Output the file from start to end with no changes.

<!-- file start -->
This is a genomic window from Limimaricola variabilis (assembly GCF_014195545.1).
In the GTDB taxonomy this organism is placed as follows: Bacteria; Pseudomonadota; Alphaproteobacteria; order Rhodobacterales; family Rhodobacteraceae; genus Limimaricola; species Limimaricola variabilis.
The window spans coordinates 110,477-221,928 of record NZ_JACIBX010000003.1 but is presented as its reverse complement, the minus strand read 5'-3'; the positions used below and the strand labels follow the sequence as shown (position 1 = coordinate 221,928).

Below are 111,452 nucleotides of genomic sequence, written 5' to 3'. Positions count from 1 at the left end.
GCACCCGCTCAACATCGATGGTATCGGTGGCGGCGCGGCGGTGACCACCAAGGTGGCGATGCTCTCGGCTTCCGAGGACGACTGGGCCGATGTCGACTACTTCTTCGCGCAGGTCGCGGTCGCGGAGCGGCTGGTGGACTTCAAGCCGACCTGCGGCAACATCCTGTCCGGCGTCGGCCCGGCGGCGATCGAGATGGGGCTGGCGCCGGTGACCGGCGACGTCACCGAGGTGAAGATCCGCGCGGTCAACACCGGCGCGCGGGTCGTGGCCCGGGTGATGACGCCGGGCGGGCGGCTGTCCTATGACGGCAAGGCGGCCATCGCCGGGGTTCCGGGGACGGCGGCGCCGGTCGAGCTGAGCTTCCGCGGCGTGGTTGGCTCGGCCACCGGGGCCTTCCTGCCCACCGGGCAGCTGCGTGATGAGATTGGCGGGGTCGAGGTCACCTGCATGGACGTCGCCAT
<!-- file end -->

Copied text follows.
This is a genomic window from Limimaricola variabilis (assembly GCF_014195545.1).
In the GTDB taxonomy this organism is placed as follows: Bacteria; Pseudomonadota; Alphaproteobacteria; order Rhodobacterales; family Rhodobacteraceae; genus Limimaricola; species Limimaricola variabilis.
The window spans coordinates 110,477-221,928 of record NZ_JACIBX010000003.1 but is presented as its reverse complement, the minus strand read 5'-3'; the positions used below and the strand labels follow the sequence as shown (position 1 = coordinate 221,928).

Below are 111,452 nucleotides of genomic sequence, written 5' to 3'. Positions count from 1 at the left end.
GCACCCGCTCAACATCGATGGTATCGGTGGCGGCGCGGCGGTGACCACCAAGGTGGCGATGCTCTCGGCTTCCGAGGACGACTGGGCCGATGTCGACTACTTCTTCGCGCAGGTCGCGGTCGCGGAGCGGCTGGTGGACTTCAAGCCGACCTGCGGCAACATCCTGTCCGGCGTCGGCCCGGCGGCGATCGAGATGGGGCTGGCGCCGGTGACCGGCGACGTCACCGAGGTGAAGATCCGCGCGGTCAACACCGGCGCGCGGGTCGTGGCCCGGGTGATGACGCCGGGCGGGCGGCTGTCCTATGACGGCAAGGCGGCCATCGCCGGGGTTCCGGGGACGGCGGCGCCGGTCGAGCTGAGCTTCCGCGGCGTGGTTGGCTCGGCCACCGGGGCCTTCCTGCCCACCGGGCAGCTGCGTGATGAGATTGGCGGGGTCGAGGTCACCTGCATGGACGTCGCCAT